We’ve officially entered the hottest part of the year,
which means we may be seeking air conditioning and ice cream rather than spending long hours at the barn. But while you’re inside, you might consider whipping up some cool treats for your horse. I’m sure they’ll be much appreciated on a hot summer day. Here are a several recipes to try:
For this recipe, you can use whatever horse-friendly fruits and veggies you have on hand. Examples include: apples, celery, carrots, bananas, watermelon, grapes, lettuce, or squash.
Directions: Thoroughly wash all your fruits and veggies. Dice them up into small pieces (the smaller the better) or alternatively, you can put them in the blender. Using plastic cups or popsicle molds, add your fruits and veggies, then fill with diluted apple juice, unsweetened applesauce, or water. Freeze overnight and feed the next day (sans cup)!
Frozen Lick Treat
For a little larger treat which several horses can share, use a bundt cake pan and follow the same directions as above for the Horse Popsicles. You can also add a spoonful of molasses to sweeten it up if you prefer. If you’d like to hang this frozen treat from the fence, simply insert some twine on each edge before you freeze it. This frozen lick treat is sure to keep your horses entertained for a while!
Melon Mint Pops
Another popsicle idea is to use chopped or pureed watermelon or honeydew melon and add in some fresh mint, which is a nice, cooling herb and great to feed in summer. Add melon pieces or puree into popsicle molds or ice cube trays and add a little water, unsweetened applesauce, or diluted apple juice. Freeze overnight and add to your horse’s water bucket or feed these treats by hand.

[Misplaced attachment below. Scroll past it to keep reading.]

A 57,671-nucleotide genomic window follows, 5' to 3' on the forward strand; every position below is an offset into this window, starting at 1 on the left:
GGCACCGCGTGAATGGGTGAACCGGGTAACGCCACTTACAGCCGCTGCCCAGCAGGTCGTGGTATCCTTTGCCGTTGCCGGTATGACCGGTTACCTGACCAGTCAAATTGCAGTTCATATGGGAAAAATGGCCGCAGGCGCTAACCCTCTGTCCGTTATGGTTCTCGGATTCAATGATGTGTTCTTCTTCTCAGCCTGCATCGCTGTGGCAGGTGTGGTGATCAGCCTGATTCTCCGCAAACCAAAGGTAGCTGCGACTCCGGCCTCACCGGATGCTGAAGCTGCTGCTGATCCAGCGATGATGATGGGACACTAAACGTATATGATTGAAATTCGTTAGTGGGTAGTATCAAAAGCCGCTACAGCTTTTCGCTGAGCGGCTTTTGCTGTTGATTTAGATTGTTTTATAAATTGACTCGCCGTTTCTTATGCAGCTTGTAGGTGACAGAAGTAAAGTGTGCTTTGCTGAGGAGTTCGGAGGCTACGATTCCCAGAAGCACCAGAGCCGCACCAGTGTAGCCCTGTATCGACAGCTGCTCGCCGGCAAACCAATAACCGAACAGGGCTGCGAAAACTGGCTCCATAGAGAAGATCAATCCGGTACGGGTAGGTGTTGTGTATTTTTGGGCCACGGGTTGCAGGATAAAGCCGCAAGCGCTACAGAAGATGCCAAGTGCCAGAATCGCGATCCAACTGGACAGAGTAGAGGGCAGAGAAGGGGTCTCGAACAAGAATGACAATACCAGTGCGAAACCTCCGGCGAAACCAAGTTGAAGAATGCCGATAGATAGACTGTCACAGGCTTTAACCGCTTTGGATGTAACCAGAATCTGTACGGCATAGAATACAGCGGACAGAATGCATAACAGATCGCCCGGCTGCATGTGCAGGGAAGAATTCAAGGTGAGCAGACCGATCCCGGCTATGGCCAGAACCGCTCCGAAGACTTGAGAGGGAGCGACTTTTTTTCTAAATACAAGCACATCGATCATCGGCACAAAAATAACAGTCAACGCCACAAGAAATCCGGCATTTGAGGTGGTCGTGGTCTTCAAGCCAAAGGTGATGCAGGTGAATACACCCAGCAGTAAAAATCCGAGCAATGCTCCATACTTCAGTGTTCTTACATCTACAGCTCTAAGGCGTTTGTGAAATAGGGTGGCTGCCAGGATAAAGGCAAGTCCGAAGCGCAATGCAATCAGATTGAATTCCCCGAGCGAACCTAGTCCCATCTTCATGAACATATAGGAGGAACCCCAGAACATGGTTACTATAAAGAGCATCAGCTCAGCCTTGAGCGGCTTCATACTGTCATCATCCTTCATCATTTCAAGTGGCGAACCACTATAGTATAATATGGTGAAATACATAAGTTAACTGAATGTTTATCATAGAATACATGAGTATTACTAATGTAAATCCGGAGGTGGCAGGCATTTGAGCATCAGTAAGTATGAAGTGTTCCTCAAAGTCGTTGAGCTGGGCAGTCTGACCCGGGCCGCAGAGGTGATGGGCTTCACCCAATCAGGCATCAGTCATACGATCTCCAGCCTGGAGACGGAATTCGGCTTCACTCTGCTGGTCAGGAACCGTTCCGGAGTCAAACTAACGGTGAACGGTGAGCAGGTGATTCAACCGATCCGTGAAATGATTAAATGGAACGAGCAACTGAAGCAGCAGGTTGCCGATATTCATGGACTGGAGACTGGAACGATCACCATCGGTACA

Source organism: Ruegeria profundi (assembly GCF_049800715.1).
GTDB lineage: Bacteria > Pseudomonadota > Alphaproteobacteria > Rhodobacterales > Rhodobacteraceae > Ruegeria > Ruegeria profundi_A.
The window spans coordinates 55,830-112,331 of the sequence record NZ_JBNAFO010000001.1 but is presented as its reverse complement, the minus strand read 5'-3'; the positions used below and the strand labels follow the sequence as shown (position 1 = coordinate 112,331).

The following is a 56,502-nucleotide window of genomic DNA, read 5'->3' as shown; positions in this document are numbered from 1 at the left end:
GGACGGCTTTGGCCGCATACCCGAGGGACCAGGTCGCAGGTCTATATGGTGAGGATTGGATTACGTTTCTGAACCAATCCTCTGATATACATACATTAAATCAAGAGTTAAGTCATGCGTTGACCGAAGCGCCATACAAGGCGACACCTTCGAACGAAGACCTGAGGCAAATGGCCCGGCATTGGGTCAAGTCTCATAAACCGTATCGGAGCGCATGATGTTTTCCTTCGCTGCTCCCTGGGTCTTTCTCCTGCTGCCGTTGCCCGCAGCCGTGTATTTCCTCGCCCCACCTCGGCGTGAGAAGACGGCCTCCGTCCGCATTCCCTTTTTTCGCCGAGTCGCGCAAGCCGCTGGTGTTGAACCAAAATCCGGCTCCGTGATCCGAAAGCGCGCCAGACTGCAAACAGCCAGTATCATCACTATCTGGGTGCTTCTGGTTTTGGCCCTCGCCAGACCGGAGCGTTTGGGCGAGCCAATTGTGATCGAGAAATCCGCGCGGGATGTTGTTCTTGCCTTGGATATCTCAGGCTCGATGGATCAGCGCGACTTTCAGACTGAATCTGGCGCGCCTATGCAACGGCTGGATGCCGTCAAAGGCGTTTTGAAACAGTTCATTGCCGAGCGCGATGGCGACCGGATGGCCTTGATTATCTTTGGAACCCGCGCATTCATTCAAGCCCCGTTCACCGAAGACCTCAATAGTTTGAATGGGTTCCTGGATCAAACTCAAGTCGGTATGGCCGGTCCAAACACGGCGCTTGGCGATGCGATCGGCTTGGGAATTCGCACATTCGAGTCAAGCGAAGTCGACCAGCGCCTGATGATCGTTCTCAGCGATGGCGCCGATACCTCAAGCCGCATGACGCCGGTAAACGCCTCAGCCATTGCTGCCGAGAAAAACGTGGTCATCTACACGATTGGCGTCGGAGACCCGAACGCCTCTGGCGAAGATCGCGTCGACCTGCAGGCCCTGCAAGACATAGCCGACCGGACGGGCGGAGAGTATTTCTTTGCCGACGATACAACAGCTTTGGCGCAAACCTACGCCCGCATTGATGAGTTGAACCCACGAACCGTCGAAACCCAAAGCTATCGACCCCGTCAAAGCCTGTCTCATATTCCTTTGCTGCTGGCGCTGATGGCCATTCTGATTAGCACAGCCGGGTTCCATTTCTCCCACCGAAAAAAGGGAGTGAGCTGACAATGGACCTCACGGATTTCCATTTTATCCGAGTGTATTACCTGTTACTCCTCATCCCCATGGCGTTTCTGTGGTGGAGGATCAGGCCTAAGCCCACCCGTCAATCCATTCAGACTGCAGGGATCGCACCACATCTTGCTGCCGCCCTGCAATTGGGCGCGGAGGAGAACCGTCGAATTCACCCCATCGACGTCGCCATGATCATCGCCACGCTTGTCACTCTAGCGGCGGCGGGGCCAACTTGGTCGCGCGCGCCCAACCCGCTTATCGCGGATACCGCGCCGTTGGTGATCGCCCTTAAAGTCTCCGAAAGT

While this isn’t technically a treat, who doesn’t love refreshing ice cold water on a hot summer day? If it’s a hundred degrees out, chances are your horse’s water bucket or stock tank is filled with lukewarm or even hot water, so add a few cupfuls of ice to encourage drinking and help cool your horse off!
Note: If your horse is insulin resistant or suffers from Equine Metabolic Syndrome, make sure to only feed low sugar treats in moderation.
Casie Bazay is a freelance and young adult writer, as well as an owner/barefoot trimmer and certified equine acupressure practitioner. She hosts the blog, The Naturally Healthy Horse, where she regularly shares information on barefoot, equine nutrition, and holistic horse health. Once an avid barrel racer, Casie now enjoys just giving back to the horses who have given her so much. Follow Casie at www.casiebazay.com.